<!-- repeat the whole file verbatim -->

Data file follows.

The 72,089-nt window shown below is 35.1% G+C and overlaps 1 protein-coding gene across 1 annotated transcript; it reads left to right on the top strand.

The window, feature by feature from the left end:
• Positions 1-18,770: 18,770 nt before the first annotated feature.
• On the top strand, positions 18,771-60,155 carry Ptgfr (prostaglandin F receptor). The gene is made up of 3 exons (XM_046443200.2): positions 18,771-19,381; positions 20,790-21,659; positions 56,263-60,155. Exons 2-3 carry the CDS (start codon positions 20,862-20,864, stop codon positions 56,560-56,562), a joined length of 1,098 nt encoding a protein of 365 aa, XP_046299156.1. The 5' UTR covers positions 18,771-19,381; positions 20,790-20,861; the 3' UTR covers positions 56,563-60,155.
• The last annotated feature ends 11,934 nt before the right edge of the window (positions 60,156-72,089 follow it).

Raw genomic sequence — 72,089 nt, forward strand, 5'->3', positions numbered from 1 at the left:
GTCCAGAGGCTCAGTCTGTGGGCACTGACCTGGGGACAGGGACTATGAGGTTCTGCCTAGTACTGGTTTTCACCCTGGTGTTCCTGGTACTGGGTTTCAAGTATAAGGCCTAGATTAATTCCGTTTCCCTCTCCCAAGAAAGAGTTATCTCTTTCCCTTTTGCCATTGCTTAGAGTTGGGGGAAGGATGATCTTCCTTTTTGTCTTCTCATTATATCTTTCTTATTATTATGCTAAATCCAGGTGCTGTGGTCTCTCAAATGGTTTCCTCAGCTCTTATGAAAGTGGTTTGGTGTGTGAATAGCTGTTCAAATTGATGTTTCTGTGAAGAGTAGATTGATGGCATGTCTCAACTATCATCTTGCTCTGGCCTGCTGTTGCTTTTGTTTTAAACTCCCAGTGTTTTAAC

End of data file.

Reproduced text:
The 72,089-nt window shown below is 35.1% G+C and overlaps 1 protein-coding gene across 1 annotated transcript; it reads left to right on the top strand.

The window, feature by feature from the left end:
• Positions 1-18,770: 18,770 nt before the first annotated feature.
• On the top strand, positions 18,771-60,155 carry Ptgfr (prostaglandin F receptor). The gene is made up of 3 exons (XM_046443200.2): positions 18,771-19,381; positions 20,790-21,659; positions 56,263-60,155. Exons 2-3 carry the CDS (start codon positions 20,862-20,864, stop codon positions 56,560-56,562), a joined length of 1,098 nt encoding a protein of 365 aa, XP_046299156.1. The 5' UTR covers positions 18,771-19,381; positions 20,790-20,861; the 3' UTR covers positions 56,563-60,155.
• The last annotated feature ends 11,934 nt before the right edge of the window (positions 60,156-72,089 follow it).

Raw genomic sequence — 72,089 nt, forward strand, 5'->3', positions numbered from 1 at the left:
GTCCAGAGGCTCAGTCTGTGGGCACTGACCTGGGGACAGGGACTATGAGGTTCTGCCTAGTACTGGTTTTCACCCTGGTGTTCCTGGTACTGGGTTTCAAGTATAAGGCCTAGATTAATTCCGTTTCCCTCTCCCAAGAAAGAGTTATCTCTTTCCCTTTTGCCATTGCTTAGAGTTGGGGGAAGGATGATCTTCCTTTTTGTCTTCTCATTATATCTTTCTTATTATTATGCTAAATCCAGGTGCTGTGGTCTCTCAAATGGTTTCCTCAGCTCTTATGAAAGTGGTTTGGTGTGTGAATAGCTGTTCAAATTGATGTTTCTGTGAAGAGTAGATTGATGGCATGTCTCAACTATCATCTTGCTCTGGCCTGCTGTTGCTTTTGTTTTAAACTCCCAGTGTTTTAAC